Sudanese Prime Minister Abdalla Hamdok visited rebel bastion of Kauda in South Kordofan, the first senior Khartoum official to travel there since clashes resumed in the area more than eight years ago.
Kauda, east of South Kordofan state capital Kadugli, is base of the Sudan People’s Liberation Movement North (SPLM-N), the main group fighting government in the southern provinces Blue Nile and South Kordofan.
Abdelaziz Al-Hilu, leader of a wing of the SPLM-N, invited Hamdok to Kauda during peace talks with rebel militias in Juba in September.
“This is an opportunity to assure our people in Kauda and all Sudanese your transitional government seeks to achieve a comprehensive and just peace,” a statement from the prime minister’s office quoted Hamdok as saying.
“This was particularly the case for war-torn regions marginalised for decades,” Hamdok told a crowd of people gathered to meet him in Kauda.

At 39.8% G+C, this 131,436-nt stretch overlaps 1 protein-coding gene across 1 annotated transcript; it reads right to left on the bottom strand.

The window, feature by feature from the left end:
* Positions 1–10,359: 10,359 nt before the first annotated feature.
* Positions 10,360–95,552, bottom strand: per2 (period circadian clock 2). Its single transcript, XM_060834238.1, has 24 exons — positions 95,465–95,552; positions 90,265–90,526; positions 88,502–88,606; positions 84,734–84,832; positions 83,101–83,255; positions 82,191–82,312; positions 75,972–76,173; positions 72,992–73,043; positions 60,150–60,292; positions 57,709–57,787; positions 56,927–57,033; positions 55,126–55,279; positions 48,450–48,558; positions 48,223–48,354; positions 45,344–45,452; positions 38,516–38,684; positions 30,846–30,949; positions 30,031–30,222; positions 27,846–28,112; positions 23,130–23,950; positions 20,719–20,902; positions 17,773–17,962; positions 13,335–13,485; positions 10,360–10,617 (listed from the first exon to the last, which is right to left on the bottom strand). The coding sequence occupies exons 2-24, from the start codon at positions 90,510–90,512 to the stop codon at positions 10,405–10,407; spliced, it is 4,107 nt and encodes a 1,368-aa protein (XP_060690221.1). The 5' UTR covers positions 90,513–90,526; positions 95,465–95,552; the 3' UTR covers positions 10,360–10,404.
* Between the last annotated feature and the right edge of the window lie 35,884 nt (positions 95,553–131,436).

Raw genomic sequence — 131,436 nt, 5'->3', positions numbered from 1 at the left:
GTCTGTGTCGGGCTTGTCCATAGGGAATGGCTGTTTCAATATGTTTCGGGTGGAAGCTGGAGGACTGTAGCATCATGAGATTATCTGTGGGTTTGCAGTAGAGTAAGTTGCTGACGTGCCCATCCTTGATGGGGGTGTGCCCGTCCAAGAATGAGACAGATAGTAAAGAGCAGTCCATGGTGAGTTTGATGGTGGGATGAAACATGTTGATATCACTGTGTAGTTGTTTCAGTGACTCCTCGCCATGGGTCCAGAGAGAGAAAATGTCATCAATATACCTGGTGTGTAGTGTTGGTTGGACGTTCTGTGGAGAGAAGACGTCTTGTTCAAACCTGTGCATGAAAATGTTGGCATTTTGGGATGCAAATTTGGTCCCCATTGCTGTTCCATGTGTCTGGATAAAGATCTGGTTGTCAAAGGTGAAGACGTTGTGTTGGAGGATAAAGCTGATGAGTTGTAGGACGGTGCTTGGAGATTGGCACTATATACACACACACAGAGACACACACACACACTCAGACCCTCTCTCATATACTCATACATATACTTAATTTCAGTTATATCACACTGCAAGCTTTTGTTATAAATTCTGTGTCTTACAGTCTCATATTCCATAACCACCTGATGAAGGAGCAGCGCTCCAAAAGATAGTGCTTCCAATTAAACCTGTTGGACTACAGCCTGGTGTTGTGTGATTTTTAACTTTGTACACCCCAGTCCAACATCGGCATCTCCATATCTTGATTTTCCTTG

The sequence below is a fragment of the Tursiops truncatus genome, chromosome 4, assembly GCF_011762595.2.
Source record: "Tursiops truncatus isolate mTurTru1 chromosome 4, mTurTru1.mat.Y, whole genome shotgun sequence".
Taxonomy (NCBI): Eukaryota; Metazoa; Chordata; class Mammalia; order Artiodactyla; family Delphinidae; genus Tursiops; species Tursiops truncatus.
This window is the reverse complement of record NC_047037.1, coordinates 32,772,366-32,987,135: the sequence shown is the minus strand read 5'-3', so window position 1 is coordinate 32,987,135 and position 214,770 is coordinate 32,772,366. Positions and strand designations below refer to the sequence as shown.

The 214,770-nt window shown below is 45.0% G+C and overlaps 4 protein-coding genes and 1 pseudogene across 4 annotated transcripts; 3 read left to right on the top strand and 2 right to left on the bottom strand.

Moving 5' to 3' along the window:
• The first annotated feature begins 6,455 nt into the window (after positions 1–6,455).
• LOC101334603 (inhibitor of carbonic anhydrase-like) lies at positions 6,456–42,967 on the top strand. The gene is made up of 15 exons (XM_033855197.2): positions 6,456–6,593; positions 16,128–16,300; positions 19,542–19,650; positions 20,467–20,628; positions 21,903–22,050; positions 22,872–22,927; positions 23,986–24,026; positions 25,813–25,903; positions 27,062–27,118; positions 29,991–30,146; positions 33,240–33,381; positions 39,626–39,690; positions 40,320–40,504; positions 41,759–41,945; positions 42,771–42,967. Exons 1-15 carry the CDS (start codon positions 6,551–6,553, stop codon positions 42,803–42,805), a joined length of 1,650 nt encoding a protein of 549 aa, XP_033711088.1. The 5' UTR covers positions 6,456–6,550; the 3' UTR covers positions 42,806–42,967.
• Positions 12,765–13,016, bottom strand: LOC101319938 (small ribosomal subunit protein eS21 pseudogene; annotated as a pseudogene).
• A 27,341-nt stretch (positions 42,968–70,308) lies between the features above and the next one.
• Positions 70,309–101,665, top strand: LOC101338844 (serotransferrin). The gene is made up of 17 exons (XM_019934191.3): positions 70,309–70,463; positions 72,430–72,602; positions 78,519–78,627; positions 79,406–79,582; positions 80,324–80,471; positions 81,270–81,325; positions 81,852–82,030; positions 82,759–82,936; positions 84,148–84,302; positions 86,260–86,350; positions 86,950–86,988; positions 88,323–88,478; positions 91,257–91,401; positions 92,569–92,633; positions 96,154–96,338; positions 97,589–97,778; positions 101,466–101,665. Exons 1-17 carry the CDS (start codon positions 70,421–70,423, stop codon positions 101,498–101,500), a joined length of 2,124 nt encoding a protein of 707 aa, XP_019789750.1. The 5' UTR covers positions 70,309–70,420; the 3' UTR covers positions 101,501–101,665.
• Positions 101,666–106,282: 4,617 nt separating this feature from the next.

Hamdok, a former UN diplomat, took office in August under an agreement between the military and civilian parties after months of demonstrations against generals who seized power after toppling long-serving autocrat Omar al-Bashir.
Clashes between the SPLM-N and the Sudanese government broke out in 2011, just before South Sudan seceded. South Kordofan and Blue Nile states remain in Sudan.
Sustained bombing by Sudanese warplanes caused thousands of civilians to flee, residents said at the time.
President Omar al-Bashir, ousted last year after popular protests, vowed to crush the SPLM-N and say Friday prayers in Kauda, but the militia blocked his attempts.
Bashir’s government fought insurgencies in Kordofan, Darfur and Blue Nile states for decades. The SPLM-N is one of Sudan’s biggest militias.